Five morphological groups of specimens were identified in the study area. They are considered as morphs and comprise specimens (cephala and/or pygidia) that deviate in some respect from the complete set that is diagnostic for previously recognized species. They conform with M. mucronata in having an eye reaching back to the basal lobes. This is a key character of this species which is usually pointed out and therefore would place the specimens under that heading. However, we believe that the range of morphs (from A to E) may hide more than one species, and we therefore apply a sensulato label here. The succession of these morphs (from A to E) is shown on the background of the Stirnas-18 core section (Hints et al. 2010) from where about 60 specimens were collected. The described morphs occur mainly in the Kuldiga Formation of the Porkuni Stage, with morphs A and B in the Bernati and morphs C, D and E in the Edole Member (Fig. 3). Only morph E reaches the upper Porkuni Saldus Formation.

Morph A (pygidia GIT 585-4-1, GIT 585-3-1, Figs 3A, 4O-S; and possibly hypostome GIT 585-2-1, Fig. 5P, Q).

The pygidium has seven(?) pleurae, which curve strongly backwards at the second third of their extension, so that the tip of the most anterior one reaches as far back as to the level of the fifth axial ring. The pleural furrows run from the axial furrow laterally in a straighter line than the interpleural furrows to meet the latter at the doublural region. Both furrows are deep, but become very shallow just before their junction. The anterior band of pleurae is nearly equal in width to the posterior band on the first three pleurae, becoming gradually slightly narrower on the posterior pleurae. At the doublural region the posterior pleural bands expand and become bulbous, ending in a small spinous tip that is also reflected ventrally on the doublure, which is rather wide. The axis is narrow and relatively low; a long flat posterior spine rises slightly up rearwards.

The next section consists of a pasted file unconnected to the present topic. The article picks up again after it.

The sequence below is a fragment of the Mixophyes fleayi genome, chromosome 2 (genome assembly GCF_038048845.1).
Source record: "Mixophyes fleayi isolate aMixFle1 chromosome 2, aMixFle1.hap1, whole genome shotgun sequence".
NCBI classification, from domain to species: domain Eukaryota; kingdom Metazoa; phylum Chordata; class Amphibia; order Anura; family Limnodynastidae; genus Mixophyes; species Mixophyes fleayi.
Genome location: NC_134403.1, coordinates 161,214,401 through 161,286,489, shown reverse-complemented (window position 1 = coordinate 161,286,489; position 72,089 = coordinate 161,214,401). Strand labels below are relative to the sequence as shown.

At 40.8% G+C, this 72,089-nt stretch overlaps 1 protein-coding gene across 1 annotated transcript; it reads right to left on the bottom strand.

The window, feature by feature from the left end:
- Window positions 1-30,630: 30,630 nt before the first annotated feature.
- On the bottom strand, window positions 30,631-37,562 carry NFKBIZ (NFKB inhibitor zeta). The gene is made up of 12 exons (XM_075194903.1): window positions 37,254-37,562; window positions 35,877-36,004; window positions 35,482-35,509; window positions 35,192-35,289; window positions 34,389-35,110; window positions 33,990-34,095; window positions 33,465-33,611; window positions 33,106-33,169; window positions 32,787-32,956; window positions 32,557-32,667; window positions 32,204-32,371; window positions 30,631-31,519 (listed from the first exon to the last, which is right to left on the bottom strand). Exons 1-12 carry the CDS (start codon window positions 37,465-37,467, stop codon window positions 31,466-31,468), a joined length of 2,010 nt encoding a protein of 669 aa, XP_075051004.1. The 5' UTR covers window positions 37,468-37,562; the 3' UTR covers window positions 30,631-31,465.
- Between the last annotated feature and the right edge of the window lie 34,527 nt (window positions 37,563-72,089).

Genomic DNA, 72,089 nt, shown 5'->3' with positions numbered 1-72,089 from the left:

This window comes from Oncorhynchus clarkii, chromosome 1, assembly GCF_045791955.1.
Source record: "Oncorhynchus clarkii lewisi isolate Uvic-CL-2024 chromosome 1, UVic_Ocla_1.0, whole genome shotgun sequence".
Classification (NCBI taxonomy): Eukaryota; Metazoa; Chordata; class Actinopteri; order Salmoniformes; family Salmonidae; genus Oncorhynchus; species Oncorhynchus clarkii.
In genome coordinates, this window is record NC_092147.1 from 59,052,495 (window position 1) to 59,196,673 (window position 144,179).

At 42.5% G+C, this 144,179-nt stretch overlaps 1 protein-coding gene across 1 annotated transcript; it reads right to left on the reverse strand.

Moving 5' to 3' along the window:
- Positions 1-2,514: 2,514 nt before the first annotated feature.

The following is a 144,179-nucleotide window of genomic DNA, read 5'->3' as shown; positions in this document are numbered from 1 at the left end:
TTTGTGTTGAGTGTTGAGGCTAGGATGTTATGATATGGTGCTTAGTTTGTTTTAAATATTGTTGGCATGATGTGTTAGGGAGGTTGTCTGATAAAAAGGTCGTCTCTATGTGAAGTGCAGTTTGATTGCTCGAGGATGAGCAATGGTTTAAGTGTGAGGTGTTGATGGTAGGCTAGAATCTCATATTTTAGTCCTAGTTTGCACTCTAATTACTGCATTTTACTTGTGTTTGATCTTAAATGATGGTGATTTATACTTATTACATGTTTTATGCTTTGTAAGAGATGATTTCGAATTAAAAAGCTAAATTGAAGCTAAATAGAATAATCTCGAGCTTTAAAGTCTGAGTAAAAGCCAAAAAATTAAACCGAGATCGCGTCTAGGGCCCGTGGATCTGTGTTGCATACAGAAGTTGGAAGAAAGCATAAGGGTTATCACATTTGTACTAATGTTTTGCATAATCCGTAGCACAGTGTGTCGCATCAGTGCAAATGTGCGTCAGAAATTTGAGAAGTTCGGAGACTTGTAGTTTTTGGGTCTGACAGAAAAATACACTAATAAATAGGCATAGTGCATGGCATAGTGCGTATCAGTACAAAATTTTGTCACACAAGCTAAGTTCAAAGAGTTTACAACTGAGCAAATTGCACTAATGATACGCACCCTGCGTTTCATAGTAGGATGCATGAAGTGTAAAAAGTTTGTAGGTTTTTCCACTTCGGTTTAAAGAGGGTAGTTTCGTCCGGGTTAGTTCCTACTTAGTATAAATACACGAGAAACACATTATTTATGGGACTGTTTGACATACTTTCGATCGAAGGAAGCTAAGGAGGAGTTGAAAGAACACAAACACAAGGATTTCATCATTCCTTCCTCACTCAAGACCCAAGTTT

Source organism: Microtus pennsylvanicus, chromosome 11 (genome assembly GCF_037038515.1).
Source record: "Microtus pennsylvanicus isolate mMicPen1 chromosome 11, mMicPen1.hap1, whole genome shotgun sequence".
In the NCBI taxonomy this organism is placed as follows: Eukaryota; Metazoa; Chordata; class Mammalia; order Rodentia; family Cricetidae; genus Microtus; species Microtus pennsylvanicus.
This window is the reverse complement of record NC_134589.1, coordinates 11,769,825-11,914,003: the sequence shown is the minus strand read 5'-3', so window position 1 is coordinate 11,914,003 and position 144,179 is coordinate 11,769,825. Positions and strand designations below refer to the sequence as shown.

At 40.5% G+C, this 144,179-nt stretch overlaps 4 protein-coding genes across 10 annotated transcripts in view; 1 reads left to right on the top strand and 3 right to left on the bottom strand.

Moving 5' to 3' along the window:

Occurrence. The Bernati Member of the Kuldiga Formation; drill cores and depths: Stirnas-18, 910.2 m; Riekstini, 860.5 m; Vilcini, 912.7 m. Comparison. This type of pygidium fits with M. olini in the number of segments and the form of their bulbous endings, but the development of the pleural bands is different. The type specimen of M. olini from the Rostanga section in Scania, Sweden (Temple 1952, pl. 3: 7), has noticeably narrower anterior bands starting already from the second segment onwards, and these are parallel-sided, i.e., the pleural furrows run parallel to the interpleural furrows. Beside that it is much shorter and wider in its overall shape and has a much wider axis than the described morph A. However, the course of the furrows and the relation of the bands of pleura may be a visual effect related to the width of lateral lobes (in wider pygidia the parallel-sided area of pleural bands becomes accordingly more extended). If this is the case, and if the length/width ratio is considered as of little significance in species determination (as in the case of M. m. kiaeri in Norway, where wide and narrow morphs occur together; see Owen 1981), this morph appears to be closer to M. olini than to M. mucronata. A possible co-occurrence of wide and narrow pygidia is met in a section at Nyhamn in Scania (Herta Schmidt's collection at the Senckenberg Museum, Germany), where some pygidia resemble the type specimen of M. olini (Schmidt 1935, p. 123, fig. 1), but some resemble those from Latvia in their narrower pygidia or in their gradually changing pleural bands. Unfortunately, the exact appearance of these specimens in the Nyhamn section is not known, so the co-occurrence of these varieties cannot be proven. As long as M. olini is diagnosed as having anterior bands of pleurae half as wide as the posterior bands and M. mucronata as having bands of equal width, we would determine this Latvian morph A as M. mucronata s.l. It is noteworthy that Latvian drill cores have not yielded any cephala with short anteriorly placed eyes characteristic of the type specimen of M. olini, even not within those situated on the same bedding plane as the 'olini-type' pygidia listed above.